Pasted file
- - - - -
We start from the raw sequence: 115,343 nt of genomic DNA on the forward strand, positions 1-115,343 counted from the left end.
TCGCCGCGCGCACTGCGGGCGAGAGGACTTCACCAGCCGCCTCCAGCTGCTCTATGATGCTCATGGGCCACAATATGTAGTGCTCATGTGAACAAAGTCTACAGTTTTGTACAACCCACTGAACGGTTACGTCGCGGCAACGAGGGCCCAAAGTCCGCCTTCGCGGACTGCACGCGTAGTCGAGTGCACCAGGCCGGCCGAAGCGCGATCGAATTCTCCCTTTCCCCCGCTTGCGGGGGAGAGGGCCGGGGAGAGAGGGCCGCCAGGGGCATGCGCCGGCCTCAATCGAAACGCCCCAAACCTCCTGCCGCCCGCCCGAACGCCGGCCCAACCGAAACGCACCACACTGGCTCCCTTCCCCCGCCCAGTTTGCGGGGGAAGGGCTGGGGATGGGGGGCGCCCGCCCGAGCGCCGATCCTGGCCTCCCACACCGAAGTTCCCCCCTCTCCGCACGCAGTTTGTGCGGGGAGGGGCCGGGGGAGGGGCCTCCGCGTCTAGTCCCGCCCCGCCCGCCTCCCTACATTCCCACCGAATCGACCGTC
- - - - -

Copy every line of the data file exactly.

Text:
We start from the raw sequence: 115,343 nt of genomic DNA on the forward strand, positions 1-115,343 counted from the left end.
TCGCCGCGCGCACTGCGGGCGAGAGGACTTCACCAGCCGCCTCCAGCTGCTCTATGATGCTCATGGGCCACAATATGTAGTGCTCATGTGAACAAAGTCTACAGTTTTGTACAACCCACTGAACGGTTACGTCGCGGCAACGAGGGCCCAAAGTCCGCCTTCGCGGACTGCACGCGTAGTCGAGTGCACCAGGCCGGCCGAAGCGCGATCGAATTCTCCCTTTCCCCCGCTTGCGGGGGAGAGGGCCGGGGAGAGAGGGCCGCCAGGGGCATGCGCCGGCCTCAATCGAAACGCCCCAAACCTCCTGCCGCCCGCCCGAACGCCGGCCCAACCGAAACGCACCACACTGGCTCCCTTCCCCCGCCCAGTTTGCGGGGGAAGGGCTGGGGATGGGGGGCGCCCGCCCGAGCGCCGATCCTGGCCTCCCACACCGAAGTTCCCCCCTCTCCGCACGCAGTTTGTGCGGGGAGGGGCCGGGGGAGGGGCCTCCGCGTCTAGTCCCGCCCCGCCCGCCTCCCTACATTCCCACCGAATCGACCGTC